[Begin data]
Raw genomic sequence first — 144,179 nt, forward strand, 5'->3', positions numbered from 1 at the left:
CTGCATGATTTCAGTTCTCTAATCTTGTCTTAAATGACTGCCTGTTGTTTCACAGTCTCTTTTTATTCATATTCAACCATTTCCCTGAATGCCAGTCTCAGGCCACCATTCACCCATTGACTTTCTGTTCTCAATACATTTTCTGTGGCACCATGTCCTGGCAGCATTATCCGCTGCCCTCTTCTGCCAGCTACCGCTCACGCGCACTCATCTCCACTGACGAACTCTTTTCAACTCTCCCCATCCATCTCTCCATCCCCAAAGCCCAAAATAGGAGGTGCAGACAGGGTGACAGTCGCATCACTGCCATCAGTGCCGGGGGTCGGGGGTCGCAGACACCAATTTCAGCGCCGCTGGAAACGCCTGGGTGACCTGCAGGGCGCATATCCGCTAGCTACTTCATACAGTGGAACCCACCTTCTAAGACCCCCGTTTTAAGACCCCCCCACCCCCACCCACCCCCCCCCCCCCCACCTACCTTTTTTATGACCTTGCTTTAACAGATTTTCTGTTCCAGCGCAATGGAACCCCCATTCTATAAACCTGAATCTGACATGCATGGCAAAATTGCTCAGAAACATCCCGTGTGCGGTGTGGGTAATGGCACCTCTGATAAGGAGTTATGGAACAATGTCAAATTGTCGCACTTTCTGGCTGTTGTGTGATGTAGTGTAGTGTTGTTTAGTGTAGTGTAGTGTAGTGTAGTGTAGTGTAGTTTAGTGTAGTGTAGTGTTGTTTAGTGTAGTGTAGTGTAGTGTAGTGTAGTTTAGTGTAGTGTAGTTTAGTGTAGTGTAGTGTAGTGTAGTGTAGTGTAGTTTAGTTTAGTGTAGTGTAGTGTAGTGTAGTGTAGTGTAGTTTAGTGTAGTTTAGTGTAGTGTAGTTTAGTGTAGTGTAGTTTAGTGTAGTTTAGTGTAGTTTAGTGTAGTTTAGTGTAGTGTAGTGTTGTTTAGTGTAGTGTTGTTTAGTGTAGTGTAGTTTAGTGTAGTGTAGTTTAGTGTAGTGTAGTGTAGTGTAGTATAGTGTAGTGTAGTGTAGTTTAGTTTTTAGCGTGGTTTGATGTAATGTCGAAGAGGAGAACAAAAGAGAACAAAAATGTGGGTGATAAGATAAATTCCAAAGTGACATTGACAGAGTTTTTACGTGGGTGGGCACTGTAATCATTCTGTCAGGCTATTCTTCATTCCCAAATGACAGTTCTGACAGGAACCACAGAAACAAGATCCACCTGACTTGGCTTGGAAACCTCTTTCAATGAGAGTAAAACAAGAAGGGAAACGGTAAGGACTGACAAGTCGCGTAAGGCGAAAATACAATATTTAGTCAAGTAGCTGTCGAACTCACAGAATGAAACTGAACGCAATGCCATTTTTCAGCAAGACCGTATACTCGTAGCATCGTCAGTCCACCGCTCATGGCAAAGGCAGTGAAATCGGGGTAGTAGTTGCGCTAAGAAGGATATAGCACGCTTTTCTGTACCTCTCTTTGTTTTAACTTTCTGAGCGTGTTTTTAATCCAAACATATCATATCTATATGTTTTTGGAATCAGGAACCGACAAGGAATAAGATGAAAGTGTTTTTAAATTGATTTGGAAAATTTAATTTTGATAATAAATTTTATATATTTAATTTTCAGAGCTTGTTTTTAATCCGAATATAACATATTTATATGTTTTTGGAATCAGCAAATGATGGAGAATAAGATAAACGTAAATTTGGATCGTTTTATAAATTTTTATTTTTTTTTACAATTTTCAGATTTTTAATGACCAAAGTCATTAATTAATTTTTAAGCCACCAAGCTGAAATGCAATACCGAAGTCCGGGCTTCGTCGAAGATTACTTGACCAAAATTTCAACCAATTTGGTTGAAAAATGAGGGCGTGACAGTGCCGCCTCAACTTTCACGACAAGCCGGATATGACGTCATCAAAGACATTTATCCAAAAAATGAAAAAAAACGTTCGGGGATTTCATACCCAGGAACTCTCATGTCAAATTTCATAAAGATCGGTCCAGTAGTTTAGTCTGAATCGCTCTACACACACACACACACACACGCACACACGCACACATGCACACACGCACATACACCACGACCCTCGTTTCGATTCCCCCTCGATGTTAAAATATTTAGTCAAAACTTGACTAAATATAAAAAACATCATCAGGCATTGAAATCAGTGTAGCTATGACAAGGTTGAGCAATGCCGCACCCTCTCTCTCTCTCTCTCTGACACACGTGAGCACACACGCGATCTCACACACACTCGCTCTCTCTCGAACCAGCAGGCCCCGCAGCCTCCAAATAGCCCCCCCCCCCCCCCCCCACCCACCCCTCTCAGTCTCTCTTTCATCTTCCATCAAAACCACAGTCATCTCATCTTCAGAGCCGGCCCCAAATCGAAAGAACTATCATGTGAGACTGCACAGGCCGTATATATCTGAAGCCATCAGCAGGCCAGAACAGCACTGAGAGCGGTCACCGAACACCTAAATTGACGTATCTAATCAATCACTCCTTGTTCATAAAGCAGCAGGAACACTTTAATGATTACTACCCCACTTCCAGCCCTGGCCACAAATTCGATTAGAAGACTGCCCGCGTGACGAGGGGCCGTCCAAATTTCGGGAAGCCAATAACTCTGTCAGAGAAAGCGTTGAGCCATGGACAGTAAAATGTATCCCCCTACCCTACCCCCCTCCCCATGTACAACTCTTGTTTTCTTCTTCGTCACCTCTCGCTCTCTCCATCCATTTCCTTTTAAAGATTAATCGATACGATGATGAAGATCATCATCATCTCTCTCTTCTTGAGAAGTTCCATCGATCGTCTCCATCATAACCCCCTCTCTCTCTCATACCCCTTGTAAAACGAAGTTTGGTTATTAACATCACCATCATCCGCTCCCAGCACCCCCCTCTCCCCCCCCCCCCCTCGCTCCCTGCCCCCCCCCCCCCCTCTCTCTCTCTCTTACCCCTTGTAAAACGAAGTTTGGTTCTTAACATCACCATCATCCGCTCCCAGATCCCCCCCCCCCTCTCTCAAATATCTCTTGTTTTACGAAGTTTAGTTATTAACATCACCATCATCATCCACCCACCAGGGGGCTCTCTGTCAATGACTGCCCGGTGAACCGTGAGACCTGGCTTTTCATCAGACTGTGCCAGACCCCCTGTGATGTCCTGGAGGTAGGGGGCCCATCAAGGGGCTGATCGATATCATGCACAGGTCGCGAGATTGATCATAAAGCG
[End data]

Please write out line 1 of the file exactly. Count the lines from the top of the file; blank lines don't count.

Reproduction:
Raw genomic sequence first — 144,179 nt, forward strand, 5'->3', positions numbered from 1 at the left: